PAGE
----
Jews: Leave stuff alone in the world; stay home and just "chillax," as my son Buck says. I swear that's a great thing to do and makes everything easier. I know this goes against the modern idea that Jewish Baby Boomers' survivor's guilt over World War II, if harnessed, could usher in Utopian fullness, but that thinking is actually just a result of all the drugs we took in the '60s. Baby Boomers (gentile ones, too) need do nothing more on behalf of the planet, the species, or peace in the Middle East, and everything will just work itself out nicely.
If these words I write are incorrect or untrue, then please explain to me why God, in all of Her brilliance and talent and intelligent design, would have chosen this time to bring forth the pinnacle of female power and sinister wisdom, the solution to telecommunicable disease, the oracle, Nancy Grace. Her bewitching hold over the minds of the peri- and postmenopausal female is a phenomenon largely unexplored by others, but not yours truly—I'm right there with her.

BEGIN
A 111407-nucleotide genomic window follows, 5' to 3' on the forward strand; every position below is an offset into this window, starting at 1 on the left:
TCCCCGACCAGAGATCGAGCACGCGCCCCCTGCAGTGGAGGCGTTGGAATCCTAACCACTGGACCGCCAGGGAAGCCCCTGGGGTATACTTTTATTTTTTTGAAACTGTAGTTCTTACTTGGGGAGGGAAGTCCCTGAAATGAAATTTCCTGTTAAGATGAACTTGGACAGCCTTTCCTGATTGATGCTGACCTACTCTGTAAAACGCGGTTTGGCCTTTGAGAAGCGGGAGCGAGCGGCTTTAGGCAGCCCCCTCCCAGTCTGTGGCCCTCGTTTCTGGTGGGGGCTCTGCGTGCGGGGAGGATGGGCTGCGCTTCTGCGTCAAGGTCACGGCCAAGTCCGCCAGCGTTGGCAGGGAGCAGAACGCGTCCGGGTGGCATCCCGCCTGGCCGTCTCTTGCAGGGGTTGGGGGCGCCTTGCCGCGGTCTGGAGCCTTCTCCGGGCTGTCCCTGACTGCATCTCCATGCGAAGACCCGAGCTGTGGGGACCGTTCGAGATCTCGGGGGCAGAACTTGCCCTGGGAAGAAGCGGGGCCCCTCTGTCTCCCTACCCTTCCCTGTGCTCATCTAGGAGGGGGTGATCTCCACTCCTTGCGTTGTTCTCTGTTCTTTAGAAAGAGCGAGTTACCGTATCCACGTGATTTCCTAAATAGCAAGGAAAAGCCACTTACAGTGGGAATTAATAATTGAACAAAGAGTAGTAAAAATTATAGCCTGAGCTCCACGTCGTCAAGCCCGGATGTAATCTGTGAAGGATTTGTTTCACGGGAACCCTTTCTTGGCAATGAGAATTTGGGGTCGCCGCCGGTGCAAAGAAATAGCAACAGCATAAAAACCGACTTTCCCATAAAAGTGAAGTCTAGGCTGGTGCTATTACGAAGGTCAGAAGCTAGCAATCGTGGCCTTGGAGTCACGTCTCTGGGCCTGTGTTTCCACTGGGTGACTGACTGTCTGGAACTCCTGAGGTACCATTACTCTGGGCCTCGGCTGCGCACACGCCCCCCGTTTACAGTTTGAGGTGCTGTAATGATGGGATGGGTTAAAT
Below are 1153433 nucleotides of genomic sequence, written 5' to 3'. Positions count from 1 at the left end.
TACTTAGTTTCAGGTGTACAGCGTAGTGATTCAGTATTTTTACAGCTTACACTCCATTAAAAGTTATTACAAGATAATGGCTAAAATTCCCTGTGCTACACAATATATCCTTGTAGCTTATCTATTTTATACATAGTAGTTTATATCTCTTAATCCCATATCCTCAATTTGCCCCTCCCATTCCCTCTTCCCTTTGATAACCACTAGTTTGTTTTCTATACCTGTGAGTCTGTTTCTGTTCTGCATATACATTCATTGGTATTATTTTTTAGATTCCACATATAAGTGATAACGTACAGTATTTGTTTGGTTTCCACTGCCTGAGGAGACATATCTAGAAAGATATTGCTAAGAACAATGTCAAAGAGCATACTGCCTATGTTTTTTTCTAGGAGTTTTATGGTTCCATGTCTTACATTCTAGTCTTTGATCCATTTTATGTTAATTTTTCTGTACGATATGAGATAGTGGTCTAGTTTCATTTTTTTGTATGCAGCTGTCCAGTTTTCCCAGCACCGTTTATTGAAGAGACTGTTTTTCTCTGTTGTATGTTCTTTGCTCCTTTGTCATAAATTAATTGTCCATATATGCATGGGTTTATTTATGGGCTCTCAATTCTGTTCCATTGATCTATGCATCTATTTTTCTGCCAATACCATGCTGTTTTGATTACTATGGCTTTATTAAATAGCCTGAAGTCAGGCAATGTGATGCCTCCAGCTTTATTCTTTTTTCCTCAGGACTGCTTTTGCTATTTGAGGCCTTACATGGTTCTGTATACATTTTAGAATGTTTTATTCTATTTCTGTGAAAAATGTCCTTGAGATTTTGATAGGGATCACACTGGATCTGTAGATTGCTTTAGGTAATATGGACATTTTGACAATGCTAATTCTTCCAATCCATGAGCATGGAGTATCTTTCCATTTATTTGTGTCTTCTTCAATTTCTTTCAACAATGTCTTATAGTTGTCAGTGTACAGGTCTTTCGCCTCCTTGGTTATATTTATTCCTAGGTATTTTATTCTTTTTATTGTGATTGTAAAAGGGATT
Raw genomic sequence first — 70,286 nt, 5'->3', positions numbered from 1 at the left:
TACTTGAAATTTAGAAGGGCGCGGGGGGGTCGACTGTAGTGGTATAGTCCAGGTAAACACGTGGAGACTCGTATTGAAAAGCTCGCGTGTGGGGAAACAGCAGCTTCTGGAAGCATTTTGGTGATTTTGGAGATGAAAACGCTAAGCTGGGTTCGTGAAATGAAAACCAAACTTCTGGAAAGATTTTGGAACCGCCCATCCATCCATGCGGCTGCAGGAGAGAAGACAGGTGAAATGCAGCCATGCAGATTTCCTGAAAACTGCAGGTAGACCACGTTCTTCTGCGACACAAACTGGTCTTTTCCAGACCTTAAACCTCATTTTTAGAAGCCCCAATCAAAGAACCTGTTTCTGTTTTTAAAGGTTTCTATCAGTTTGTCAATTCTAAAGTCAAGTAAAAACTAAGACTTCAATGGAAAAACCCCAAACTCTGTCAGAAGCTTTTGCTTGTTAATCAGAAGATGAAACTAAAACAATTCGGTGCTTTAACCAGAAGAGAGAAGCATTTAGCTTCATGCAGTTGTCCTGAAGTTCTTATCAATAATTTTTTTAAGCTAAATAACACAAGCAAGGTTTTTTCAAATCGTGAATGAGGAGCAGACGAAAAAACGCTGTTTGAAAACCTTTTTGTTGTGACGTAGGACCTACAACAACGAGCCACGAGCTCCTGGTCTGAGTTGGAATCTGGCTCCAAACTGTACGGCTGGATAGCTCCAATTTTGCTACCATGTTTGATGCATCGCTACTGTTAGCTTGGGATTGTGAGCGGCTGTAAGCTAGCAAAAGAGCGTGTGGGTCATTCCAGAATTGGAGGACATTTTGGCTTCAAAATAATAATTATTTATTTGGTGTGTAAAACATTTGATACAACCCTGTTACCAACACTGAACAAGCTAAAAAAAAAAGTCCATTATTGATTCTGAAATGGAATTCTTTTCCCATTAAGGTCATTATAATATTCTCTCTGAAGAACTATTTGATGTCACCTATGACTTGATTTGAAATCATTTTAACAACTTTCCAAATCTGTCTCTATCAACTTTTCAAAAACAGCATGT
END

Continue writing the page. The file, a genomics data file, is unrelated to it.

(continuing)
Nancy sees through the layers of jurisprudence, all the way past the song and dance of lawyers, to the core of the seed wherein resides the voice of the voiceless victim of crime. Nancy embodies that voice and leverages it like David against Goliath. She is always defending the child who has been wronged, whether she is a teenage Natalee Holloway or a two-year-old Caylee Anthony, or Haleigh Cummings. Day after day, Nancy interprets criminal law for the underserved public, who unconsciously knows that one day soon it may be representing itself in a court of law, stripped as it is of the cash needed to defend itself against the myriad charges of lawsuit-happy lawyers, who wrote the Patriot Act, which says no American has the right not to be charged with a crime.